Call me a killjoy, but I loathe Hallowe'en. What's it for? Are we celebrating, or remembering? Or just trying to find a way to spook old ladies who live alone and are obliged to sit in pitch darkness for an entire evening in the hope that they don't get dog poo posted through their letter box from oversized trick-or-treaters?

And when did the costumes get so out of hand? When did they get sexy? I blame the Americans. They've turned Hallowe'en into an unavoidable commercial blowout, all suspenders and Scream masks and too many sweets. Even the Obamas were snapped recently buying no fewer than ten giant pumpkins from a farmer's market in Hampton, Virginia. I know you're the president, but ten? Really? It's too much.

There's a nasty edge, too. Recently CNN reported that the most popular adult costume in the US this year is Charlie Sheen, which seems cruel (a Sheen face mask will set you back a mere $19.99, in case you were wondering). And the kids' attire of choice? "We have at least four customers a day coming in asking for Angry Birds," says Sara Swietyniowski of Spirit Hallowe'en in Mentor, Ohio. This surely is a sign of a festival that has lost its way. Angry Birds is a game that bored people play on their phones, not a costume. What happened to fake blood and sheets with holes for eyes?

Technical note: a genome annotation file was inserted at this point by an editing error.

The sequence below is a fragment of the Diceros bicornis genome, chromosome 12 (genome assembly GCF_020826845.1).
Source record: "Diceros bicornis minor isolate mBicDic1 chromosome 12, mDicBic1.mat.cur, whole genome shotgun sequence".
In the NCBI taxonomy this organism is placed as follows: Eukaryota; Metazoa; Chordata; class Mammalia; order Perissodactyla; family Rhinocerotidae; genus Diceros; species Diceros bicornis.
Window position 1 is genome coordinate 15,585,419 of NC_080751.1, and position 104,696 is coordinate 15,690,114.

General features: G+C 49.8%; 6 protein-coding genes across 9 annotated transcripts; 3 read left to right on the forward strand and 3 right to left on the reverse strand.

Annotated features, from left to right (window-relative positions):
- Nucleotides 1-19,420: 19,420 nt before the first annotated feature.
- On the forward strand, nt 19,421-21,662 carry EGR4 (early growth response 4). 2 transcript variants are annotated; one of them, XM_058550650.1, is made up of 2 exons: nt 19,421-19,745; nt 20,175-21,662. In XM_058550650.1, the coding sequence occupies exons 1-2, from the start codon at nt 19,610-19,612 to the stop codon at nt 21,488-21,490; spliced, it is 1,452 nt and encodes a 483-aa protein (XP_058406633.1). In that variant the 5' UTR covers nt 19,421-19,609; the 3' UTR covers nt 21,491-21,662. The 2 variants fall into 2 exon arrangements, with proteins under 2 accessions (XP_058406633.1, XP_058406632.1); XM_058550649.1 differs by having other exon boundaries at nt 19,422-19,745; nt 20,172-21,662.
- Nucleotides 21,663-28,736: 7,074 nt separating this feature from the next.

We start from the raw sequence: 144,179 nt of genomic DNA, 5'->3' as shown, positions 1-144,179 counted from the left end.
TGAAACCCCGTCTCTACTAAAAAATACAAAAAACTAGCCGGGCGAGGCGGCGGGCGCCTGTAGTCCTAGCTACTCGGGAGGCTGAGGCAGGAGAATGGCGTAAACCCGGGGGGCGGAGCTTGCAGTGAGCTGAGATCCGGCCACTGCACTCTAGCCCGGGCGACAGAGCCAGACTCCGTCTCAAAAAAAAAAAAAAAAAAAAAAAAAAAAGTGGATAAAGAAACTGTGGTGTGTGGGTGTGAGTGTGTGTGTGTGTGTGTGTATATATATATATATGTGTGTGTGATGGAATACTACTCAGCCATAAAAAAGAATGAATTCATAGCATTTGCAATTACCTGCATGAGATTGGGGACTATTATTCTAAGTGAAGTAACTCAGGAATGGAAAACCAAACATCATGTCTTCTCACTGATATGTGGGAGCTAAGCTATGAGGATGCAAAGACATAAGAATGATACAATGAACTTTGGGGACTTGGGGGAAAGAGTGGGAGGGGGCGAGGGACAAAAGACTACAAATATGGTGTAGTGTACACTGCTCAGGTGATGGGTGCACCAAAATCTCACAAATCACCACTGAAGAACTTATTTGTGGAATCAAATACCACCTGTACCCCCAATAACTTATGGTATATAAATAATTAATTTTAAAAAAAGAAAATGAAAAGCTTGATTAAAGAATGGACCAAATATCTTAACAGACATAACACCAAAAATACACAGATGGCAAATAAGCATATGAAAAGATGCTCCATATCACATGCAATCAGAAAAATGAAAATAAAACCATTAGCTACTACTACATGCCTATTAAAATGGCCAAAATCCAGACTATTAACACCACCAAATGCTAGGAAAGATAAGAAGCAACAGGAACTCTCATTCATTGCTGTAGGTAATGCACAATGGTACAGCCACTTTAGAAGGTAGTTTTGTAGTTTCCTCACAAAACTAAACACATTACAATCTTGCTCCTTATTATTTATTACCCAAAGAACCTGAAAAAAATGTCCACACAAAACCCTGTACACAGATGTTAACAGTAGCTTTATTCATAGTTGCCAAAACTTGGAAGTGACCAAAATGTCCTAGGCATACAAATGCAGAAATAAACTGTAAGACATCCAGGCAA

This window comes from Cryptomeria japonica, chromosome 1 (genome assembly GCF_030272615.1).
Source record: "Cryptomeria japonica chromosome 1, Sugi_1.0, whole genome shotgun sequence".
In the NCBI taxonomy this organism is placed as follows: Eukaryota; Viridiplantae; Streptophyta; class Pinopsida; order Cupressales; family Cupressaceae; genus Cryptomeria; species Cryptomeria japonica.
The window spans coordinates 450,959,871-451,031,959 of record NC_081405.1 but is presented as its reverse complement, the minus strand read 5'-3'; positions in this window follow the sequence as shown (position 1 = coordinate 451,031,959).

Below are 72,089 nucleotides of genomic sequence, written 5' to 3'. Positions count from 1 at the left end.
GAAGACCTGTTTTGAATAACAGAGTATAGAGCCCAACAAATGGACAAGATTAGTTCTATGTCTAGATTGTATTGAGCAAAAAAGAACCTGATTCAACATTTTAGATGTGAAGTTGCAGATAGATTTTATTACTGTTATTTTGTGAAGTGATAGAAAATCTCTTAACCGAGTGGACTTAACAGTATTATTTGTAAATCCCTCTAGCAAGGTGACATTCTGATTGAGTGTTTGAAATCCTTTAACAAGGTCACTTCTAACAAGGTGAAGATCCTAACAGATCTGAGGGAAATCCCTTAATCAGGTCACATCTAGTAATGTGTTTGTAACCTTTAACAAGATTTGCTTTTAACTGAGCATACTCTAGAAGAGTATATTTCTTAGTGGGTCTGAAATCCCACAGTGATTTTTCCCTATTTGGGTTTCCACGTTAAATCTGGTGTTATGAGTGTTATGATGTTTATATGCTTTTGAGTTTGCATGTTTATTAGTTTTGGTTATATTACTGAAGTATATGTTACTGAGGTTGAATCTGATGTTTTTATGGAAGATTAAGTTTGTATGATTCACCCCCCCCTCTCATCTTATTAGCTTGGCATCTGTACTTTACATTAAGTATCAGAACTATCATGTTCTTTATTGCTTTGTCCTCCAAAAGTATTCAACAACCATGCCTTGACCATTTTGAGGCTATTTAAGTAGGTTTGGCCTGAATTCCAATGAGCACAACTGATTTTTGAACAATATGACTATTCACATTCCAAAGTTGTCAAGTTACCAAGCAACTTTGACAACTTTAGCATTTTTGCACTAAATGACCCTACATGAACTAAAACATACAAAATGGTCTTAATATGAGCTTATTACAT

That's the problem with Hallowe'en: it's a muddle. I've never known a word unravel in so many different directions. It derives from All-Hallows Eve, the night before All-Hallows Day, or All Saints' Day. Which seems simple enough until you try to find out why 31 October became a festival in
its own right. Some historians think its origins are in the Roman feast of Pomona, goddess of fruit. Others believe it is Celtic, linked to the festival of Samhain, which celebrates the harvest. The witches and ghosts and other accessories are a confusing confluence of Celtic myth and Gothic literature, of Dracula and Frankenstein and Scottish poets such as Robert Burns.

Even the pumpkins were a later, American addition. Carving a squash was originally a way of remembering the souls held in Purgatory, but over here we used to do it with turnips. Turnips! Now that's a tradition worth reviving.

Sophie Elmhirst is features editor of the New Statesman

This article first appeared in the 31 October 2011 issue of the New Statesman, Young, angry...and right?